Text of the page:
With regards to the question of context, there are both the historical context and the social context at work. For the first, the findings that inform the work are taken from the work of historians and archaeologists. For the second, the findings that inform the work are taken from the studies of anthropologists and sociologists. The first will teach us about events and physical places; about art and craftsmanship; about food trends and letter-writing. The second will teach us about the forces that drove people to do the things they did and within which they operated – things like purity systems, patron-client systems, honour-shame systems, literacy levels, challenge and riposte. All of this together helps us to build the world that Jesus lived in, and thus to better understand Him and His interactions.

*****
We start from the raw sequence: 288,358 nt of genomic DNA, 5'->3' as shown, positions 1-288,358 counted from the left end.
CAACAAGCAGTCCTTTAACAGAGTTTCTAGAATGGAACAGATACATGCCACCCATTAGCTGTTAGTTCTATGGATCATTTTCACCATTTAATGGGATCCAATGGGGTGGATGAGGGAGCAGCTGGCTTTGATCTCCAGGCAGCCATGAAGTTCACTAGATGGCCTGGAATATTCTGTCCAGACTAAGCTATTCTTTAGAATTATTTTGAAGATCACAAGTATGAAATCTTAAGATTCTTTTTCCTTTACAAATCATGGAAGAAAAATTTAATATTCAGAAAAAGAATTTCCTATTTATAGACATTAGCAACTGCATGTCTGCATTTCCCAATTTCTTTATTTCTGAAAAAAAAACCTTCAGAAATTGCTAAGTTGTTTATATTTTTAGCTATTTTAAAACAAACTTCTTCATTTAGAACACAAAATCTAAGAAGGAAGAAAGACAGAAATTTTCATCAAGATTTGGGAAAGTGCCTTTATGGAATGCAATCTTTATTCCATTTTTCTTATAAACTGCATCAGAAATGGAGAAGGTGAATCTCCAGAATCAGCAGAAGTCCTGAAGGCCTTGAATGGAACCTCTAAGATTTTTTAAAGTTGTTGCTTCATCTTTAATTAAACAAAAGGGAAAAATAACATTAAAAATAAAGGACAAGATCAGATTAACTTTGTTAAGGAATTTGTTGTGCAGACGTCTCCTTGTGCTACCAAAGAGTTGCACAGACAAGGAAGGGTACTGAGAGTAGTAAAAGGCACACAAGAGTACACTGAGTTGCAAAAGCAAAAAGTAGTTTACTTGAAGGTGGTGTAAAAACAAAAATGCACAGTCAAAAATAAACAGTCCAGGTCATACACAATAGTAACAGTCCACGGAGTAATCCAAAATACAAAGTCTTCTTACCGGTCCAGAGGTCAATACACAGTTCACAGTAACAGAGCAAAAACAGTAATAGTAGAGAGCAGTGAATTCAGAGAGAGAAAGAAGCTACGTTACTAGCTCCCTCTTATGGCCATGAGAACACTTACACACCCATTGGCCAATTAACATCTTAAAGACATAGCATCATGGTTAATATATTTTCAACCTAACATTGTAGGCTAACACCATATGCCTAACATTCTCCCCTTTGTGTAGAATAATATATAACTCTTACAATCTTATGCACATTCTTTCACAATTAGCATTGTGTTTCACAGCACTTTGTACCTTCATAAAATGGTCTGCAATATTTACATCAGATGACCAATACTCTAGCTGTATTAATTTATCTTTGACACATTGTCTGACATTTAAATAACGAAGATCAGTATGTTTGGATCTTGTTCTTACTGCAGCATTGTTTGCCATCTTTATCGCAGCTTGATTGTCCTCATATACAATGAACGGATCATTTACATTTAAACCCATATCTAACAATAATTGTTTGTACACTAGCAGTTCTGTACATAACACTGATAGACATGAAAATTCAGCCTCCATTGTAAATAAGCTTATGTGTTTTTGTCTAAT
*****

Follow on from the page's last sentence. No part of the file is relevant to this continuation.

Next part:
With regards to the question of sources, ultimately I think that it’s responsible to hold the canonical gospels as the most reliable sources about Jesus’ life. Some will argue otherwise – claiming that these works are biased as they were written by religious people for their own purposes; others will claim that other so-called gospels contain original traditions about Jesus, independently of the canonical gospels. In the end, however, there is no really great evidence that any of these other works were written before the canonical gospels, nor that they show any traditions reliably more ancient or innately authoritative than what the canonical gospels do. If a scholar decides a priori that s/he will take them in such a way, then they do – but there is a very difficult burden left on them to substantiate that claim.